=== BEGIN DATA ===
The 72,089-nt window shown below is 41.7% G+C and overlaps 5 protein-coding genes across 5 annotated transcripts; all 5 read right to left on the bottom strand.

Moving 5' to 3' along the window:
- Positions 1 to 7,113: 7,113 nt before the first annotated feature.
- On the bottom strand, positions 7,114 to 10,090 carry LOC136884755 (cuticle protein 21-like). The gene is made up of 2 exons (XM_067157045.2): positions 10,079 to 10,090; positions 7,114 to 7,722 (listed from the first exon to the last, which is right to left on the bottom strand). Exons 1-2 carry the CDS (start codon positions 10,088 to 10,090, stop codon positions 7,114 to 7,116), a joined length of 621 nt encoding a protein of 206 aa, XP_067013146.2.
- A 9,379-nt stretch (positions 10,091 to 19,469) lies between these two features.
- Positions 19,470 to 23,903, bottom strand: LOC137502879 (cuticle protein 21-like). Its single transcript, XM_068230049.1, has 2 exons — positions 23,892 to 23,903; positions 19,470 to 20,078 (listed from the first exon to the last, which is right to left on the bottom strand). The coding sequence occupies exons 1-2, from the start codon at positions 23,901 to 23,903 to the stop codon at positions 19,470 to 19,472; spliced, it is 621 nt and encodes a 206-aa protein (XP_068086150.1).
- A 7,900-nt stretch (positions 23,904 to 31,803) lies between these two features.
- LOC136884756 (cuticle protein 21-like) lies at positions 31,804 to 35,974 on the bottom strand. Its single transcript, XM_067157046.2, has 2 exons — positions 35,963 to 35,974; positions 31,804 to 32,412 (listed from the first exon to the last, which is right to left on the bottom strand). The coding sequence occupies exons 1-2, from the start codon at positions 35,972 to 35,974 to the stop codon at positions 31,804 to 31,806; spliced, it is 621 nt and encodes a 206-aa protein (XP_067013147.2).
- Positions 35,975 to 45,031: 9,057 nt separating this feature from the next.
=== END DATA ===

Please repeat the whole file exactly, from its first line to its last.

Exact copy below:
The 72,089-nt window shown below is 41.7% G+C and overlaps 5 protein-coding genes across 5 annotated transcripts; all 5 read right to left on the bottom strand.

Moving 5' to 3' along the window:
- Positions 1 to 7,113: 7,113 nt before the first annotated feature.
- On the bottom strand, positions 7,114 to 10,090 carry LOC136884755 (cuticle protein 21-like). The gene is made up of 2 exons (XM_067157045.2): positions 10,079 to 10,090; positions 7,114 to 7,722 (listed from the first exon to the last, which is right to left on the bottom strand). Exons 1-2 carry the CDS (start codon positions 10,088 to 10,090, stop codon positions 7,114 to 7,116), a joined length of 621 nt encoding a protein of 206 aa, XP_067013146.2.
- A 9,379-nt stretch (positions 10,091 to 19,469) lies between these two features.
- Positions 19,470 to 23,903, bottom strand: LOC137502879 (cuticle protein 21-like). Its single transcript, XM_068230049.1, has 2 exons — positions 23,892 to 23,903; positions 19,470 to 20,078 (listed from the first exon to the last, which is right to left on the bottom strand). The coding sequence occupies exons 1-2, from the start codon at positions 23,901 to 23,903 to the stop codon at positions 19,470 to 19,472; spliced, it is 621 nt and encodes a 206-aa protein (XP_068086150.1).
- A 7,900-nt stretch (positions 23,904 to 31,803) lies between these two features.
- LOC136884756 (cuticle protein 21-like) lies at positions 31,804 to 35,974 on the bottom strand. Its single transcript, XM_067157046.2, has 2 exons — positions 35,963 to 35,974; positions 31,804 to 32,412 (listed from the first exon to the last, which is right to left on the bottom strand). The coding sequence occupies exons 1-2, from the start codon at positions 35,972 to 35,974 to the stop codon at positions 31,804 to 31,806; spliced, it is 621 nt and encodes a 206-aa protein (XP_067013147.2).
- Positions 35,975 to 45,031: 9,057 nt separating this feature from the next.